March 13, 2013 at 8:04 PM ET
Even as the scientists behind NASA's Curiosity rover mission announced that they found evidence of life-friendly chemistry inside a Martian rock, the $2.5 billion mission's engineers continued their efforts to get the rover back into full operation after a serious computer glitch.
The rover's scientific work in a spot known as Yellowknife Bay has been put on hold while the mission operations team rebuilds the memory for one of Curiosity's two redundant computers, known as the A-side. The A-side computer experienced a memory failure on Feb. 28, forcing controllers to switch over to the B-side backup brain. Since then, the team has been putting the A-side through a series of tests to make sure it's OK.
"We have been able to store new data in many of the memory locations previously affected and believe more runs will demonstrate more memory is available," Jim Erickson, the mission's deputy project manager at NASA's Jet Propulsion Laboratory, said Monday in a status report. A couple of software patches are due to be uploaded and tested this week, and then the team will reassess when to resume full mission operations, including the analysis of additional rock samples.
Engineers still don't know why the A-side failed, although they suspect it may have been due to a cosmic-ray hit. Such hits are thought to have affected Mars Reconnaissance Orbiter in the past. After the computer system returns to full redundant mode, the B-side will continue to operate as Curiosity's main computer while the A-side serves as backup, NASA spokesman Guy Webster told NBC News on Wednesday.
Mars is heading into a solar conjunction in April that will interfere with communications between Curiosity and Mission Control, and science operations will have to be suspended again during that hiatus. That means the rover won't drill out another sample of rock powder from Yellowknife Bay until May.
Scientists say Yellowknife Bay could have been a riverbed or lake bed in ancient times — just the right kind of place for figuring out what Mars was like billions of years ago.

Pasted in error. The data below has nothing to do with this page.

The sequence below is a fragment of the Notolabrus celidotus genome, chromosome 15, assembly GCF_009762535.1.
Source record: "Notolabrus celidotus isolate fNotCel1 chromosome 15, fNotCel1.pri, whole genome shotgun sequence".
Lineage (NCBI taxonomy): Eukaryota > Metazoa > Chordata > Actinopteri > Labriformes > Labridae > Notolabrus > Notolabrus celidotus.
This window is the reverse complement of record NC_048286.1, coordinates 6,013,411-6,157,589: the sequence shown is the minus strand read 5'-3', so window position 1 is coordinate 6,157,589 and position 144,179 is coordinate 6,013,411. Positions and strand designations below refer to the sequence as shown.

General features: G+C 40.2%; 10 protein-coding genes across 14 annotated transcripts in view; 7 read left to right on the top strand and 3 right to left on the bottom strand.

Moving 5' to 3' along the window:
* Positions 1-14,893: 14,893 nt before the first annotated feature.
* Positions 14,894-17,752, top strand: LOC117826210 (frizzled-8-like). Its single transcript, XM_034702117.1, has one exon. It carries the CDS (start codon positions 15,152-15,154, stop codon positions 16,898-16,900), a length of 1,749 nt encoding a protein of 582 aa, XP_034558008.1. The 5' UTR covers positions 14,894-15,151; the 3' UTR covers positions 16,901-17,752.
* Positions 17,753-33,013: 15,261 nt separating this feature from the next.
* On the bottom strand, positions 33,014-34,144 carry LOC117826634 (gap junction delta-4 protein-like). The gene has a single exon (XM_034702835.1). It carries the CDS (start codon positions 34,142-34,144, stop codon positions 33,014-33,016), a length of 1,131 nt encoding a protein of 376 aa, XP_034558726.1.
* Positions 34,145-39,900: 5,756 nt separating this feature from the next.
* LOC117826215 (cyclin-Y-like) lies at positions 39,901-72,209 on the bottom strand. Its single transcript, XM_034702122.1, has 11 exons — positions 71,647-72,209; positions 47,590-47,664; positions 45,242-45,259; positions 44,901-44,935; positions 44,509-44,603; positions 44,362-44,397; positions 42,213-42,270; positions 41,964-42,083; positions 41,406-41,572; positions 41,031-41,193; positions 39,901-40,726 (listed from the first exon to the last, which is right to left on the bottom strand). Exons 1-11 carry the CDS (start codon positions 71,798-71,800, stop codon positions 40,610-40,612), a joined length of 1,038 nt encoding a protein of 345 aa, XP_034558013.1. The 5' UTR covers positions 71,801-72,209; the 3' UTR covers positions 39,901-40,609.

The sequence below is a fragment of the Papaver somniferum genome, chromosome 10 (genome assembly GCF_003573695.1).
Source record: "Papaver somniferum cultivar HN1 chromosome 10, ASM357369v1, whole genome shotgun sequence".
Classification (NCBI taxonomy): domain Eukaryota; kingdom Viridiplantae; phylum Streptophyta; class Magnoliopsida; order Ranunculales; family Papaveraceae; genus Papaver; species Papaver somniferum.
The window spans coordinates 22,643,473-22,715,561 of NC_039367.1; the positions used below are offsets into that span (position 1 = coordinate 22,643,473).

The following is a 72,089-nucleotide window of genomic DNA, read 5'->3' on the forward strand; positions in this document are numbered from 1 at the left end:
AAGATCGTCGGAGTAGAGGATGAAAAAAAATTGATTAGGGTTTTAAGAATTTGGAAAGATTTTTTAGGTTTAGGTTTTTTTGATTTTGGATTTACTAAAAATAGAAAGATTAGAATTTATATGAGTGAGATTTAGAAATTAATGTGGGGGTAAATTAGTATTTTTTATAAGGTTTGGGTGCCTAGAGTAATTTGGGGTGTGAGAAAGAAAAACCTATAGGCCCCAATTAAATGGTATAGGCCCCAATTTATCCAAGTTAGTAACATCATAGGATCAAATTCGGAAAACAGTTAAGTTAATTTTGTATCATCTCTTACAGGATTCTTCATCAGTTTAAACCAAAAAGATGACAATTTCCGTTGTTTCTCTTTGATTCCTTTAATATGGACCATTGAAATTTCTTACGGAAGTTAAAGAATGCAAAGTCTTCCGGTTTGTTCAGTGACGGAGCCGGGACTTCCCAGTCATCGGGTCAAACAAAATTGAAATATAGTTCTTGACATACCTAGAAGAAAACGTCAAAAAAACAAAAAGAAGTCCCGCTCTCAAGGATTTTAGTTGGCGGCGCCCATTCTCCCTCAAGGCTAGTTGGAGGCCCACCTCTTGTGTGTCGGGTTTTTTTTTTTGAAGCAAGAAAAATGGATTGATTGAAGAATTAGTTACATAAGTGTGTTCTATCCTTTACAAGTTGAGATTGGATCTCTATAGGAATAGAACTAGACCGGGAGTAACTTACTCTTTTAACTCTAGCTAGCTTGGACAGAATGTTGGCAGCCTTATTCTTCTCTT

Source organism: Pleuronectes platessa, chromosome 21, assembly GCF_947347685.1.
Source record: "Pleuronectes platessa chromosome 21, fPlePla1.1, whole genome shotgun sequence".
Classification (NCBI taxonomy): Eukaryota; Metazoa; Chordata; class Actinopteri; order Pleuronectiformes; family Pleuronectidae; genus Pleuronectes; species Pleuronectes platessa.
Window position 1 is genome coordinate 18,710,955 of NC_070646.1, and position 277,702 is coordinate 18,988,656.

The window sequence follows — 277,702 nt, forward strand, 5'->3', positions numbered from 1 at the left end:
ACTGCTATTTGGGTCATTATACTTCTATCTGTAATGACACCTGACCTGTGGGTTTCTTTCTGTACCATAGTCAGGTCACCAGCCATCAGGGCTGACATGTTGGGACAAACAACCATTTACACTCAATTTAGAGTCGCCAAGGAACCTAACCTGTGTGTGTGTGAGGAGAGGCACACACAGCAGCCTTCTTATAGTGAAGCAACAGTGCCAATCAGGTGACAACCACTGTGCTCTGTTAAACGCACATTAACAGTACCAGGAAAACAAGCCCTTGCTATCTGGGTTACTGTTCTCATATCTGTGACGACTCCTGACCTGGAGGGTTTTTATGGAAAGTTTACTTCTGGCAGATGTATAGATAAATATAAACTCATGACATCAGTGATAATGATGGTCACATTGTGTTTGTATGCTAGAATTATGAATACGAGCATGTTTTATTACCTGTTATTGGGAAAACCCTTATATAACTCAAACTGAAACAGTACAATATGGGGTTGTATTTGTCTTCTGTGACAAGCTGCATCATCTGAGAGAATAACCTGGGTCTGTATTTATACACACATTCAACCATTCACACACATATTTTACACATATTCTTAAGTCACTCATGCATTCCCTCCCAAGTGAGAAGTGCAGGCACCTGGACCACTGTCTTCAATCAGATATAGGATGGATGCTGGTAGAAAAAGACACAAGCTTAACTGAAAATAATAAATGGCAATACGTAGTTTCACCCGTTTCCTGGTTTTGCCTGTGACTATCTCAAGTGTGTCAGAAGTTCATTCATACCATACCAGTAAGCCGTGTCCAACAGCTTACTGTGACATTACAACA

"I have an image now of possibly a lake, a freshwater lake on a Mars with probably a thicker atmosphere, maybe a snow-capped Mount Sharp. Who knows?" said John Grunsfeld, NASA's associate administrator for the science mission directorate.
Curiosity's science team members are so intrigued by what they've been finding that they're willing to go slow with the rover's long-planned trip to Mount Sharp, a 3-mile-high (5-kilometer-high) peak in the middle of Mars' Gale Crater. The layers of rock that make up that mountain, also known as Aeolis Mons, are thought to preserve Mars' geological record over billions of years.
"When we start driving to Mount Sharp, and you see us dragging our feet as we go along there and stop to look at a few things, that's because we'll be trying to figure out how the rocks we're at now, at Yellowknife Bay, relate to Mount Sharp," said Caltech's John Grotzinger, the mission's project scientist.
Extra credit: The Mars Curiosity crew is coming in for more accolades. The Mars Science Laboratory Project, which is in charge of building and operating the rover, has been selected to receive the National Air and Space Museum's Trophy for Current Achievement at a ceremony next month. Meanwhile, the folks who manage Mars Curiosity's online persona have won the 2013 South by Southwest Interactive Award for best social media campaign. Congratulations to the "hive mind" behind @MarsCuriosity on Twitter.
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Alan Boyle is NBCNews.com's science editor. Connect with the Cosmic Log community by "liking" the log's Facebook page, following @b0yle on Twitter and adding the Cosmic Log page to your Google+ presence. To keep up with Cosmic Log as well as NBCNews.com's other stories about science and space, sign up for the Tech & Science newsletter, delivered to your email in-box every weekday. You can also check out "The Case for Pluto," my book about the controversial dwarf planet and the search for new worlds.